Emily Huurdeman

Netherlands (residence) °1985
affiliation: Fontys, Tilburg (NL); Royal Academy of Art, The Hague (NL); Sandberg Institute Amsterdam (NL)


EMILY HUURDEMAN artist, researcher, educator 

Website: www.egahuurdeman.nl

E-mail address: info@egahuurdeman.nl

Phone number: 0031645024248


Profile: Research Catalogue

Profile: Academia

Profile: Linkedin



Teacher at Master Art Education Fontys School of Fine and Performing Arts, Tilburg

Teacher Research & Discourse at Royal Academy of Art, The Hague 

Research Catalogue Portal Manager at Royal Academy of Art, The Hague 

Coordinator research Lecorate Art Theory & Practice and Design at Royal Academy of Art, The Hague 

Coordinator research consortium Making Matters, ACPA, Leiden University 

Board member Mouse Ear Concerts, Amsterdam

Co-initiator Café Chercher, art café for unfinished research 



MA Education in Arts at Piet Zwart Institute, Rotterdam NL (2016-2018)

Biohack Academy #4 at Waag Society (2017)

reMA Artistic Research at University of Amsterdam NL (2014-2016) 

BA Fine Art at HKU Utrecht NL (2010-2014)


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  • KABK Future Fossils Report (28/08/2019) connected to: Royal Academy of Art, The Hague
    Publication: Book, Royal Academy of Art The Hague, artist(s)/author(s): Alice Twemlow, Alessandro Celli, Emilie Monty, Liselot Cobelens, Ivor Borovecki, Igor Schiller,Violet Luu Bao Tran, Emily Huurdeman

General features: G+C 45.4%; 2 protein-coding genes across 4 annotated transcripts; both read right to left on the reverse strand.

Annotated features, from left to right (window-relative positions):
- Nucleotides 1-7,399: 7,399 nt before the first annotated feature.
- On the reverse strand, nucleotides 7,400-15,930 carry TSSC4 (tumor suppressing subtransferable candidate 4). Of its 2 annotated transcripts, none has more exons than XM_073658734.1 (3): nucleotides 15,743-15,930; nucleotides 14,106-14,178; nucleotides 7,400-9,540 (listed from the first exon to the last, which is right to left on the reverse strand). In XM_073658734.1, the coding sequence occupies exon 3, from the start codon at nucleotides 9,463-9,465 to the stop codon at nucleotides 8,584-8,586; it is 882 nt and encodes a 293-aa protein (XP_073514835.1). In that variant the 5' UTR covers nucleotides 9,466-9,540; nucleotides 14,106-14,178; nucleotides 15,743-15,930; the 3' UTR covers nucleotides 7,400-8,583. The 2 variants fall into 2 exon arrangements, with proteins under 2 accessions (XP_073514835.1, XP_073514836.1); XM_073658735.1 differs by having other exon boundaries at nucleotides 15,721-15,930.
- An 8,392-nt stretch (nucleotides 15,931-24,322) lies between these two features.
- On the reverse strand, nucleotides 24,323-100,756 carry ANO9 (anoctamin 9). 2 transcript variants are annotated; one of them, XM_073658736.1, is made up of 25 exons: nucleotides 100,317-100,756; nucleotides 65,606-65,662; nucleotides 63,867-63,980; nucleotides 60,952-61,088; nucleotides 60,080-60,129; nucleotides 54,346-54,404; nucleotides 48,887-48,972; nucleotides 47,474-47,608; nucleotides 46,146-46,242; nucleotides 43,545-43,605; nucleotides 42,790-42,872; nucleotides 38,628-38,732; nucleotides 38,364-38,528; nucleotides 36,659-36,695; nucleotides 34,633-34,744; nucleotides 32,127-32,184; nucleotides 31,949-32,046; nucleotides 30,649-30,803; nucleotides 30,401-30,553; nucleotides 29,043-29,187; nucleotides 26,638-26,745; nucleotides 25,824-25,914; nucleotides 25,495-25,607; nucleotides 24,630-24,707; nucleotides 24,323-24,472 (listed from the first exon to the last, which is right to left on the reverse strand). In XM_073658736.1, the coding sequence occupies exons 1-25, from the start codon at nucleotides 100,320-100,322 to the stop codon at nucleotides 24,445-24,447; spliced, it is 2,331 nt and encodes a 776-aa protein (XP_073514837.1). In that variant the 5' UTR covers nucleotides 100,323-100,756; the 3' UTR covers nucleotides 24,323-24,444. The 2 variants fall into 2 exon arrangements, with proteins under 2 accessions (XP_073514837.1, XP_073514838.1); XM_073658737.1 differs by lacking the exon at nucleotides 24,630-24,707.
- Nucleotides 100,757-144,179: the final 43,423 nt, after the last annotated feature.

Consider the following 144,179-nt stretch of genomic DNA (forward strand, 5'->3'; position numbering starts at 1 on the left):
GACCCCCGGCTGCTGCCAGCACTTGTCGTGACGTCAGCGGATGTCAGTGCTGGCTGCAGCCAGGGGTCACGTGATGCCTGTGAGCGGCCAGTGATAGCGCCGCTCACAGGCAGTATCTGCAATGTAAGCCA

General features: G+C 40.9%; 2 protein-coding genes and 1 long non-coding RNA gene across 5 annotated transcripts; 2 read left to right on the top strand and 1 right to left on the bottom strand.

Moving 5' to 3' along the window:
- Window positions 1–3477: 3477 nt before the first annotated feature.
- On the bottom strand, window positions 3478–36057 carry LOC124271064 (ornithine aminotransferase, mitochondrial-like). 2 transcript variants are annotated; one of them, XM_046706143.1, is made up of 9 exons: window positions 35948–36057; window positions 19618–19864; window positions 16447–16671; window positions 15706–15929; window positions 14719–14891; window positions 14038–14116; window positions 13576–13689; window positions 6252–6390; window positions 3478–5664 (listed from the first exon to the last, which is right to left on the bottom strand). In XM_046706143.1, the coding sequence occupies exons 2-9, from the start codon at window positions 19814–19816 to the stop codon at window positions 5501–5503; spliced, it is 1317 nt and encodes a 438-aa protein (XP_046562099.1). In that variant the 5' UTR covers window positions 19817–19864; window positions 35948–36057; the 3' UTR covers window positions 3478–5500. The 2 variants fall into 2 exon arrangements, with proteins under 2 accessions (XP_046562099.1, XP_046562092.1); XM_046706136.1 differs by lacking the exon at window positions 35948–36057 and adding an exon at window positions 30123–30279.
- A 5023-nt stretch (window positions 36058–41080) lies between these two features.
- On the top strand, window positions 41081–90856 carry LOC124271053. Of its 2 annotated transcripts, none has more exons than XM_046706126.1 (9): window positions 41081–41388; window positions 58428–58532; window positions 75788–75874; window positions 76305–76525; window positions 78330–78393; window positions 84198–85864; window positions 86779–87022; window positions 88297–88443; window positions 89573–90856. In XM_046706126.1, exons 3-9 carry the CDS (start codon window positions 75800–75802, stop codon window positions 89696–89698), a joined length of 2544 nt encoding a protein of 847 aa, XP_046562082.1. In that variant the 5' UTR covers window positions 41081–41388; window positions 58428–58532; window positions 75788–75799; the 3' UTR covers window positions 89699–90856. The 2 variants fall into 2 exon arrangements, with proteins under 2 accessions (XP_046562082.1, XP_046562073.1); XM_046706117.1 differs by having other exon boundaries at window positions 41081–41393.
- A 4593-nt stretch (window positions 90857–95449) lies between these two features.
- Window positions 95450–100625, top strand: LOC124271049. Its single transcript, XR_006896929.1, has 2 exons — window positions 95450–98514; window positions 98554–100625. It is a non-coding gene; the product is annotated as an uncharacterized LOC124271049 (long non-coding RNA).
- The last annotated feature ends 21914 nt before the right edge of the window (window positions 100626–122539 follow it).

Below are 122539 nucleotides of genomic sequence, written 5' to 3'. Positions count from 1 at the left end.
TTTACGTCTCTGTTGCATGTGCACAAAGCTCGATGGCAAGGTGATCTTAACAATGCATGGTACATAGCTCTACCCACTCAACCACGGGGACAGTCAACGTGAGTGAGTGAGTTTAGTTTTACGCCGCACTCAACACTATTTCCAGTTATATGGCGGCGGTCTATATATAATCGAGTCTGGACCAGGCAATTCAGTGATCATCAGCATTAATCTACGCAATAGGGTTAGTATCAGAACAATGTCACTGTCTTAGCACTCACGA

FUTURE FOSSILS A Design Archaeology of the Here and Now Royal Academy of Art The Hague Independent Study Track, Spring 2019 Alice Twemlow The damage being done to our planet by the products, processes, and values generated by design is increasingly visible and measurable. This is particularly apparent when we look at a phenomenon like plastiglomerate, a new rock conglomerate made up of natural debris mixed in with molten plastic, found mainly on beaches in Hawaii where the plastic adrift at sea gets melted by underwater lava streams, or on beaches by the human intervention of campfires. In this KABK IST course, a group of students spent a semester combing the increasingly blurred tidelines between the natural and manmade environment, archaeology and geology, fossils and relics, physical objects and digital data. Informed by key texts, guest lectures, and field trips, the working group conducted research and speculated through design, ceramics, writing, image-making, and curatorial strategy to imagine what are the mass-produced designed entities of our Anthropocenic era that will become signals in the earth’s geological strata for future generations to read us by — the fossils of the future. We located our enquiries in the KABK and since the KABK building was completed 81 years ago, we decided to project 81 years into the future. Each student intuited the perspective of an archaeologist based in The Hague in the year 2100. Which designed, mass produced objects would they be likely to find on the site of the former KABK? How will the object have degraded in the intervening years, considering which types of soil and sand are below the KABK? What will The Hague be like in 2100? What would the archaeologist think their find was used for? What will be the values of 2100 and how will they shape the way the object is understood and interpreted? The process and the outcomes of their enquiries are presented in this booklet.